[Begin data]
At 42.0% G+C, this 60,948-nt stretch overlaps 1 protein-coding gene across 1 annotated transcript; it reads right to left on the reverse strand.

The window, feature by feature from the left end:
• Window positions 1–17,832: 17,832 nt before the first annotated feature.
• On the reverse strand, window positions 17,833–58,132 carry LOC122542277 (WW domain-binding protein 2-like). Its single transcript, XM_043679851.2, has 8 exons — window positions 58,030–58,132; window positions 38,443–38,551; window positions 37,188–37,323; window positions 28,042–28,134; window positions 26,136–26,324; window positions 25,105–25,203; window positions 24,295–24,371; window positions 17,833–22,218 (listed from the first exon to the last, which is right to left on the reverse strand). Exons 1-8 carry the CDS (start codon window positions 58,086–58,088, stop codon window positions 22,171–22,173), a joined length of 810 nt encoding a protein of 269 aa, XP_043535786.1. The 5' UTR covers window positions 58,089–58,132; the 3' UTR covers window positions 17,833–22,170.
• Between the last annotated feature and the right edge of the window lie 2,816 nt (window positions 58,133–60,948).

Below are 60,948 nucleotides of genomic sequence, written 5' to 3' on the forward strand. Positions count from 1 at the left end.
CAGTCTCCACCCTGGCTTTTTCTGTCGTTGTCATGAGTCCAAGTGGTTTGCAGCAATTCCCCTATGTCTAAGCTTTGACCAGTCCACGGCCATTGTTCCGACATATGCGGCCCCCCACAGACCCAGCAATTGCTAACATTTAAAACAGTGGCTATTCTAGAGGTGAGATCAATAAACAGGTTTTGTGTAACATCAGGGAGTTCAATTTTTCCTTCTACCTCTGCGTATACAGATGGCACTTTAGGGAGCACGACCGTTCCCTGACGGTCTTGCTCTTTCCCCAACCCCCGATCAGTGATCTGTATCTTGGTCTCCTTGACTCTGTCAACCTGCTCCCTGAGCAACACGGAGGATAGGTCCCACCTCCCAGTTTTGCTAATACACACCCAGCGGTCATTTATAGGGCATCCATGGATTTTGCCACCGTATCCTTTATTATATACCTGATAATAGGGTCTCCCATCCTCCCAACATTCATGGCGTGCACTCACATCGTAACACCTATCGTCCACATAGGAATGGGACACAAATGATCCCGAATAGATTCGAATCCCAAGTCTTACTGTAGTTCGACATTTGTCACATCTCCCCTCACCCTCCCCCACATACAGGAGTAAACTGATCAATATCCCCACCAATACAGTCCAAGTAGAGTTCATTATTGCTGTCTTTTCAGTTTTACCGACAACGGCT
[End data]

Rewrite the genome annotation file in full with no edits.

At 42.0% G+C, this 60,948-nt stretch overlaps 1 protein-coding gene across 1 annotated transcript; it reads right to left on the reverse strand.

The window, feature by feature from the left end:
• Window positions 1–17,832: 17,832 nt before the first annotated feature.
• On the reverse strand, window positions 17,833–58,132 carry LOC122542277 (WW domain-binding protein 2-like). Its single transcript, XM_043679851.2, has 8 exons — window positions 58,030–58,132; window positions 38,443–38,551; window positions 37,188–37,323; window positions 28,042–28,134; window positions 26,136–26,324; window positions 25,105–25,203; window positions 24,295–24,371; window positions 17,833–22,218 (listed from the first exon to the last, which is right to left on the reverse strand). Exons 1-8 carry the CDS (start codon window positions 58,086–58,088, stop codon window positions 22,171–22,173), a joined length of 810 nt encoding a protein of 269 aa, XP_043535786.1. The 5' UTR covers window positions 58,089–58,132; the 3' UTR covers window positions 17,833–22,170.
• Between the last annotated feature and the right edge of the window lie 2,816 nt (window positions 58,133–60,948).

Below are 60,948 nucleotides of genomic sequence, written 5' to 3' on the forward strand. Positions count from 1 at the left end.
CAGTCTCCACCCTGGCTTTTTCTGTCGTTGTCATGAGTCCAAGTGGTTTGCAGCAATTCCCCTATGTCTAAGCTTTGACCAGTCCACGGCCATTGTTCCGACATATGCGGCCCCCCACAGACCCAGCAATTGCTAACATTTAAAACAGTGGCTATTCTAGAGGTGAGATCAATAAACAGGTTTTGTGTAACATCAGGGAGTTCAATTTTTCCTTCTACCTCTGCGTATACAGATGGCACTTTAGGGAGCACGACCGTTCCCTGACGGTCTTGCTCTTTCCCCAACCCCCGATCAGTGATCTGTATCTTGGTCTCCTTGACTCTGTCAACCTGCTCCCTGAGCAACACGGAGGATAGGTCCCACCTCCCAGTTTTGCTAATACACACCCAGCGGTCATTTATAGGGCATCCATGGATTTTGCCACCGTATCCTTTATTATATACCTGATAATAGGGTCTCCCATCCTCCCAACATTCATGGCGTGCACTCACATCGTAACACCTATCGTCCACATAGGAATGGGACACAAATGATCCCGAATAGATTCGAATCCCAAGTCTTACTGTAGTTCGACATTTGTCACATCTCCCCTCACCCTCCCCCACATACAGGAGTAAACTGATCAATATCCCCACCAATACAGTCCAAGTAGAGTTCATTATTGCTGTCTTTTCAGTTTTACCGACAACGGCT